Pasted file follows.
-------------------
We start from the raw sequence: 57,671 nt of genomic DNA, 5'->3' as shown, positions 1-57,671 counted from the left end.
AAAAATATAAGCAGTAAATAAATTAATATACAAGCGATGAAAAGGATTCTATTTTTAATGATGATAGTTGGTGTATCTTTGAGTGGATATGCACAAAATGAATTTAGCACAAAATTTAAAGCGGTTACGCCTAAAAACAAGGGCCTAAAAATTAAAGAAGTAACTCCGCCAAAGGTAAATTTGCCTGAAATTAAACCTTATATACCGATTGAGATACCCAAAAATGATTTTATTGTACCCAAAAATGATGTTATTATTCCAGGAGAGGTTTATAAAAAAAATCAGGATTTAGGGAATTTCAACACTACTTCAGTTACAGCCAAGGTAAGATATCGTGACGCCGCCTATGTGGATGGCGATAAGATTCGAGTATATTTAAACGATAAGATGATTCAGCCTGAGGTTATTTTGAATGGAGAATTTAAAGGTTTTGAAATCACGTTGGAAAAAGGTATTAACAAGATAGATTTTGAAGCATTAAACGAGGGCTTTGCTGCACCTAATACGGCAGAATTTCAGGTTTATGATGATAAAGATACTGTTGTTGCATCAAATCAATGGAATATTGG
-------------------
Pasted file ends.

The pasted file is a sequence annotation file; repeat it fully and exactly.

We start from the raw sequence: 57,671 nt of genomic DNA, 5'->3' as shown, positions 1-57,671 counted from the left end.
AAAAATATAAGCAGTAAATAAATTAATATACAAGCGATGAAAAGGATTCTATTTTTAATGATGATAGTTGGTGTATCTTTGAGTGGATATGCACAAAATGAATTTAGCACAAAATTTAAAGCGGTTACGCCTAAAAACAAGGGCCTAAAAATTAAAGAAGTAACTCCGCCAAAGGTAAATTTGCCTGAAATTAAACCTTATATACCGATTGAGATACCCAAAAATGATTTTATTGTACCCAAAAATGATGTTATTATTCCAGGAGAGGTTTATAAAAAAAATCAGGATTTAGGGAATTTCAACACTACTTCAGTTACAGCCAAGGTAAGATATCGTGACGCCGCCTATGTGGATGGCGATAAGATTCGAGTATATTTAAACGATAAGATGATTCAGCCTGAGGTTATTTTGAATGGAGAATTTAAAGGTTTTGAAATCACGTTGGAAAAAGGTATTAACAAGATAGATTTTGAAGCATTAAACGAGGGCTTTGCTGCACCTAATACGGCAGAATTTCAGGTTTATGATGATAAAGATACTGTTGTTGCATCAAATCAATGGAATATTGG